Yahoo said Wednesday that it would limit to 90 days the time it holds some personally identifiable information related to searches to address growing concerns from privacy advocates, policy makers and government regulators.
Yahoo’s new data retention policy is the most restrictive among major search engines in the United States and will most likely put pressure on rivals like Google and Microsoft to shorten the time they keep information about their users.
It comes at a time when some privacy advocates are planning a renewed push for legislation that would regulate the data retention and online advertising practices of Internet companies, which they say has a stronger chance of passing with a new Congress and president in Washington.
Already Representative Edward J. Markey, a Massachusetts Democrat who is chairman of the House Subcommittee on Telecommunications and the Internet, praised Yahoo for setting a new privacy standard.
“I urge other leading online companies to match or beat the commitments announced by Yahoo,” Mr. Markey said in a press release.
Previously, Yahoo kept search logs for 13 months. In September, Google began to strip out some personally identifiable information related to searches after 9 months. Microsoft keeps the information for 18 months.
The strongest pressure on Internet companies so far came from European regulators who have been urging major search engines to reduce to six months the time they hold personally identifiable information.
Microsoft said last week that it would agree to such a standard if its rivals also went along.
Anne Toth, vice president of policy at Yahoo, said that the company chose an even shorter time period to “take the issue off the table.” Ms. Toth said she hoped that the new policy would make Yahoo’s search service more attractive with users concerned about privacy.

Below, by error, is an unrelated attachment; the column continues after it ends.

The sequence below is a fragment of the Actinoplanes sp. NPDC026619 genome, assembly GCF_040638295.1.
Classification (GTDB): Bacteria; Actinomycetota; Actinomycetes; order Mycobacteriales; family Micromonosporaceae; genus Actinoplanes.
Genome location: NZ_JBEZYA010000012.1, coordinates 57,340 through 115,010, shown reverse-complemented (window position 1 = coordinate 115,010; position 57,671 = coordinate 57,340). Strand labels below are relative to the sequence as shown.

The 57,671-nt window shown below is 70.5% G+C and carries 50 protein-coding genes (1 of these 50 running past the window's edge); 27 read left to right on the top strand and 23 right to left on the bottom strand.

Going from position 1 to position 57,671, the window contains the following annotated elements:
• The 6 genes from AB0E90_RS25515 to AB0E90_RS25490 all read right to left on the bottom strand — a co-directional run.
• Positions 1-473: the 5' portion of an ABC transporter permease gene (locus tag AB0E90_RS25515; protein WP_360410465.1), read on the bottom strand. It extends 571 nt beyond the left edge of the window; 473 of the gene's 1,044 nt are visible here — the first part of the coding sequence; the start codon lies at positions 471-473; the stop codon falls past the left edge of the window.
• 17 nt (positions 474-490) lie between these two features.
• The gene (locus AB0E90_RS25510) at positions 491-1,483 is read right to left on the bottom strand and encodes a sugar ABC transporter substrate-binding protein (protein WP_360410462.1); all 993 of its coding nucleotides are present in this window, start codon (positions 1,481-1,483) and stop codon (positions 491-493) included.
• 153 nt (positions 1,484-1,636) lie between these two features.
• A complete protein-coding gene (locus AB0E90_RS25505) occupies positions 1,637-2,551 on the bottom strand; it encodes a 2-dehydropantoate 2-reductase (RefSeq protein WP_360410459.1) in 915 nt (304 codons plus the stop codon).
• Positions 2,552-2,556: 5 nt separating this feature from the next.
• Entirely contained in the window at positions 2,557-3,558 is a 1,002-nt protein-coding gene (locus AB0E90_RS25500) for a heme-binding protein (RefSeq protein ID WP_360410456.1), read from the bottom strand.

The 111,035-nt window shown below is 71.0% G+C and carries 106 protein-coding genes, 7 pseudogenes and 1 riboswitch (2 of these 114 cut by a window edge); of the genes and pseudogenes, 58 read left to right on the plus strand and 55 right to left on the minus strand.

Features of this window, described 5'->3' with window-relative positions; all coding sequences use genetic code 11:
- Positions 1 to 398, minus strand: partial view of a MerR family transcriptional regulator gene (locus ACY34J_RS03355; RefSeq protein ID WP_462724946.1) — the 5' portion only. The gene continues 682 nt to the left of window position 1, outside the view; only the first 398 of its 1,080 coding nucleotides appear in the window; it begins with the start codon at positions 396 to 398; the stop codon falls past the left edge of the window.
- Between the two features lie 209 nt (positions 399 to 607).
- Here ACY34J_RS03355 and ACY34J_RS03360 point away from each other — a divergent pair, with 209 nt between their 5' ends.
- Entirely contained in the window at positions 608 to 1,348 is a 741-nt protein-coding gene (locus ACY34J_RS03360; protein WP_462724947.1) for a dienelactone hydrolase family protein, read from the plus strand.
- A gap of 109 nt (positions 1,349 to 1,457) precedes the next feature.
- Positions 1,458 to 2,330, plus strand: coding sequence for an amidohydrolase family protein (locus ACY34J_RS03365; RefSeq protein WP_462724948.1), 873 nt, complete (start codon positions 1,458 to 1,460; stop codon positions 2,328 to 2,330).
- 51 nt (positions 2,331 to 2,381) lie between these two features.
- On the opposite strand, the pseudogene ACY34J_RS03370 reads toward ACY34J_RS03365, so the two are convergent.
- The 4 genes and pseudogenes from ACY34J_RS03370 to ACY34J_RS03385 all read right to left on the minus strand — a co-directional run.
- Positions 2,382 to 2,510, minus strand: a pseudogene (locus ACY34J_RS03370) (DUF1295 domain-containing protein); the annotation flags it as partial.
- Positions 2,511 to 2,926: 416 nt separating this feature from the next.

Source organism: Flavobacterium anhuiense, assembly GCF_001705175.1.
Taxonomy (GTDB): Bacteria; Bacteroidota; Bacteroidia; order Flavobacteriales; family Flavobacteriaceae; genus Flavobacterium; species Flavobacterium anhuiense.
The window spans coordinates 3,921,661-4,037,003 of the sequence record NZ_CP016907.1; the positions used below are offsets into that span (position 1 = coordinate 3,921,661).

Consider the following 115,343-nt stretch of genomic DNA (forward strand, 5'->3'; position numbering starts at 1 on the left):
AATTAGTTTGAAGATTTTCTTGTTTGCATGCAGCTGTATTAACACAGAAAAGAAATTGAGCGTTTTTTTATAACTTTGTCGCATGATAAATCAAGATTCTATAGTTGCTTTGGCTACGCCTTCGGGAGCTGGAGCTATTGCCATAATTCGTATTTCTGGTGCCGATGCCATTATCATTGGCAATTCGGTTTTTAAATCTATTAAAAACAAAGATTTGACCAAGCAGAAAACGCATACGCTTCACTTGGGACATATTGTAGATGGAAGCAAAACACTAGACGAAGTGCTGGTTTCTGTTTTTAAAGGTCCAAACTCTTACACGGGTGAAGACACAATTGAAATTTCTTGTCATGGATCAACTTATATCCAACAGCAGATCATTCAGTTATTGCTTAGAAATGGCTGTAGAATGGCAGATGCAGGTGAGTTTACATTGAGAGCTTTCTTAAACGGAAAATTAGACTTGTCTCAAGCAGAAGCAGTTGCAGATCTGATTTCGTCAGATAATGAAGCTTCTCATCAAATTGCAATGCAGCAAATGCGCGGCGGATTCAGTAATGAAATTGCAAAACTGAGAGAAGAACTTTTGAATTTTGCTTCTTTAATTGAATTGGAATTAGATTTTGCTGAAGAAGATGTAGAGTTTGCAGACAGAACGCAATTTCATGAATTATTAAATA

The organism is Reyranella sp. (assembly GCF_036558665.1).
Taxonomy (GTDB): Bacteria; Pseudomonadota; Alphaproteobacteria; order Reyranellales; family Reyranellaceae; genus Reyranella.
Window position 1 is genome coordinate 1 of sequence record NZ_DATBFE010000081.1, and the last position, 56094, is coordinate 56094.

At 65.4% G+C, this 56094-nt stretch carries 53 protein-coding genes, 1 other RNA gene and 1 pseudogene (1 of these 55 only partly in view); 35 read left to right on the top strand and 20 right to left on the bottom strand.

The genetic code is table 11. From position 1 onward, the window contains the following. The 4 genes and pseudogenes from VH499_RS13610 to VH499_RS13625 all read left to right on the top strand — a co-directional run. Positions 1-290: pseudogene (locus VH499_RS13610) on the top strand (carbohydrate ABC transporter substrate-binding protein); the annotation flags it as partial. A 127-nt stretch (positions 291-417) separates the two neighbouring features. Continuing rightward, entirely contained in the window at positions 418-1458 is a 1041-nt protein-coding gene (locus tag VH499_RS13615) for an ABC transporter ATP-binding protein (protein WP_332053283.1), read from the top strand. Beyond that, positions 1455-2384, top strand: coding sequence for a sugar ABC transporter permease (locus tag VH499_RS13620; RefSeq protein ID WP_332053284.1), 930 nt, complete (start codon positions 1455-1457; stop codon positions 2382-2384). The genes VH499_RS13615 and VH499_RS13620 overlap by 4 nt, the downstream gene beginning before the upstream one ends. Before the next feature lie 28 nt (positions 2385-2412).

But it is not clear that stronger privacy protections will persuade consumers to switch to a different search engine. Last year, Ask.com introduced a new feature called AskEraser, which allows users to search anonymously. It has had little noticeable effect on the popularity of Ask.com. Google is the dominant search engine, handling about 63 percent of search queries in the United States, according to comScore.
Under the new policy, Yahoo will delete the last eight bits of the Internet Protocol, or I.P., address associated with a search query after 90 days. I.P. addresses are digital tags that can identify a specific computer. Yahoo will also hide cookie data related to each search log and strip out any personally identifiable information, like a name, phone number, address or Social Security number, from the query itself.
Yahoo also said that its new policy would extend to other types of data it collected, like page views, page clicks, ad views and ad clicks.
Major search engines have said they need to retain personal data, in part, to provide better services, like more targeted ads and more relevant searches. Ms. Toth said Yahoo determined it could begin scrambling the personal data after 90 days without affecting the quality of services it provided to users, advertisers and publishers.
Privacy advocates said that the new policy was a step in the right direction and credited the change to pressure from European regulators. But they said that Yahoo’s method of scrambling I.P. addresses by deleting their last eight bits was inadequate to guarantee privacy.
“That is not provably anonymous,” said Marc Rotenberg, executive director of the Electronic Privacy Information Center. Mr. Rotenberg and other advocates said that companies should delete the entire I.P. address, an approach recommended by European officials. Currently, Microsoft deletes the entire I.P. address, while Google deletes only the last eight bits.
“Microsoft believes that the method of anonymization is more important than the anonymization timeframe and believes all major search engines need to adopt a high standard,” Brendon Lynch, director of privacy strategy at Microsoft.
Google declined to comment directly on Yahoo’s new policy but said it was “continually evaluating” how to balance the services it offered with the privacy of its users. Google had said previously that discarding personally identifiable data sooner than nine months would undermine the quality of its search engine and other services.
Source: New York Times